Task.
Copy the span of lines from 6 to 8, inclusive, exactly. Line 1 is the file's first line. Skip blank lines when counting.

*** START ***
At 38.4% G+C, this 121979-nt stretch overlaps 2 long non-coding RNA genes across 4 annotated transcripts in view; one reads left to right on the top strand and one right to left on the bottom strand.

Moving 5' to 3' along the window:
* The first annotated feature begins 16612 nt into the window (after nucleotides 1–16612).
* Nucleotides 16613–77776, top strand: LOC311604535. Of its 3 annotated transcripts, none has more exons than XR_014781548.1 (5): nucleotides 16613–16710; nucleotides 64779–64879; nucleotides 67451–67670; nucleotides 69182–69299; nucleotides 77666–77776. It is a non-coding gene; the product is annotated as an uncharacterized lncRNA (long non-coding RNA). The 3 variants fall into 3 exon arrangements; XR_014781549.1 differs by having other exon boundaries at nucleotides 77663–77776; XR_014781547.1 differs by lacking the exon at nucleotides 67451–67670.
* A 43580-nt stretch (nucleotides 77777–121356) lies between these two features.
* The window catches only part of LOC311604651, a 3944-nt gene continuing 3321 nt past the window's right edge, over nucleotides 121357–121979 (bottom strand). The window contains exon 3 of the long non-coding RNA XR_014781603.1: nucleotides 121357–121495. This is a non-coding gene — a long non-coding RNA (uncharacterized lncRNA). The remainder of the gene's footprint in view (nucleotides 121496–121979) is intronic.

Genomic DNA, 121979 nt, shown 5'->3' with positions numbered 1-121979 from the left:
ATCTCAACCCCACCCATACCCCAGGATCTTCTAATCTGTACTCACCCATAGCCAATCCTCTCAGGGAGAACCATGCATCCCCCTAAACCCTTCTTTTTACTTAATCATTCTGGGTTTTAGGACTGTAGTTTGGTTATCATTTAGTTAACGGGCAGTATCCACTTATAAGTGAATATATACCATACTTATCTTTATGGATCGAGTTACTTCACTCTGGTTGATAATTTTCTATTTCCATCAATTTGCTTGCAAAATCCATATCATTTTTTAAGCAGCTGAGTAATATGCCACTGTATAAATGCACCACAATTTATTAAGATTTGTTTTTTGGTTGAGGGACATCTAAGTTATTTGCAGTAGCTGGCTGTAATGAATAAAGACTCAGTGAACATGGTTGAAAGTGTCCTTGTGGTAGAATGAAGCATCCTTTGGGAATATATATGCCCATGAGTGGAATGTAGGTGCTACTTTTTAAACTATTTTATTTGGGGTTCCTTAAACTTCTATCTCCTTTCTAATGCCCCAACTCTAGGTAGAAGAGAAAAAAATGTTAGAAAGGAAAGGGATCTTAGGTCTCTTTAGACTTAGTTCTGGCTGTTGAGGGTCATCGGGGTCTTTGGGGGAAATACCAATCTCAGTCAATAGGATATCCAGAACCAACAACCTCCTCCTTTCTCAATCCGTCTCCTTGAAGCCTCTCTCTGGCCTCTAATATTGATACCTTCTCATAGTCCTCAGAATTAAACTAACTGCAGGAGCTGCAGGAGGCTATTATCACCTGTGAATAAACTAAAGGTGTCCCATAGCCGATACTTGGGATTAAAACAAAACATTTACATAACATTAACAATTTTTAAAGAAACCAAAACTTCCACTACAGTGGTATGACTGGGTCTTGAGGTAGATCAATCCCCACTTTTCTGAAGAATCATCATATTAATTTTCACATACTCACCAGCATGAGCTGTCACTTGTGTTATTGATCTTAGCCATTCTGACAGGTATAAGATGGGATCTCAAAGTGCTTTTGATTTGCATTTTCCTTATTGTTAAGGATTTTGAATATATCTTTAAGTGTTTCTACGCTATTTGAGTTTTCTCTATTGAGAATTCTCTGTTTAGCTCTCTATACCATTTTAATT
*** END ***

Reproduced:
* The window catches only part of LOC311604651, a 3944-nt gene continuing 3321 nt past the window's right edge, over nucleotides 121357–121979 (bottom strand). The window contains exon 3 of the long non-coding RNA XR_014781603.1: nucleotides 121357–121495. This is a non-coding gene — a long non-coding RNA (uncharacterized lncRNA). The remainder of the gene's footprint in view (nucleotides 121496–121979) is intronic.

Genomic DNA, 121979 nt, shown 5'->3' with positions numbered 1-121979 from the left:
ATCTCAACCCCACCCATACCCCAGGATCTTCTAATCTGTACTCACCCATAGCCAATCCTCTCAGGGAGAACCATGCATCCCCCTAAACCCTTCTTTTTACTTAATCATTCTGGGTTTTAGGACTGTAGTTTGGTTATCATTTAGTTAACGGGCAGTATCCACTTATAAGTGAATATATACCATACTTATCTTTATGGATCGAGTTACTTCACTCTGGTTGATAATTTTCTATTTCCATCAATTTGCTTGCAAAATCCATATCATTTTTTAAGCAGCTGAGTAATATGCCACTGTATAAATGCACCACAATTTATTAAGATTTGTTTTTTGGTTGAGGGACATCTAAGTTATTTGCAGTAGCTGGCTGTAATGAATAAAGACTCAGTGAACATGGTTGAAAGTGTCCTTGTGGTAGAATGAAGCATCCTTTGGGAATATATATGCCCATGAGTGGAATGTAGGTGCTACTTTTTAAACTATTTTATTTGGGGTTCCTTAAACTTCTATCTCCTTTCTAATGCCCCAACTCTAGGTAGAAGAGAAAAAAATGTTAGAAAGGAAAGGGATCTTAGGTCTCTTTAGACTTAGTTCTGGCTGTTGAGGGTCATCGGGGTCTTTGGGGGAAATACCAATCTCAGTCAATAGGATATCCAGAACCAACAACCTCCTCCTTTCTCAATCCGTCTCCTTGAAGCCTCTCTCTGGCCTCTAATATTGATACCTTCTCATAGTCCTCAGAATTAAACTAACTGCAGGAGCTGCAGGAGGCTATTATCACCTGTGAATAAACTAAAGGTGTCCCATAGCCGATACTTGGGATTAAAACAAAACATTTACATAACATTAACAATTTTTAAAGAAACCAAAACTTCCACTACAGTGGTATGACTGGGTCTTGAGGTAGATCAATCCCCACTTTTCTGAAGAATCATCATATTAATTTTCACATACTCACCAGCATGAGCTGTCACTTGTGTTATTGATCTTAGCCATTCTGACAGGTATAAGATGGGATCTCAAAGTGCTTTTGATTTGCATTTTCCTTATTGTTAAGGATTTTGAATATATCTTTAAGTGTTTCTACGCTATTTGAGTTTTCTCTATTGAGAATTCTCTGTTTAGCTCTCTATACCATTTTAATT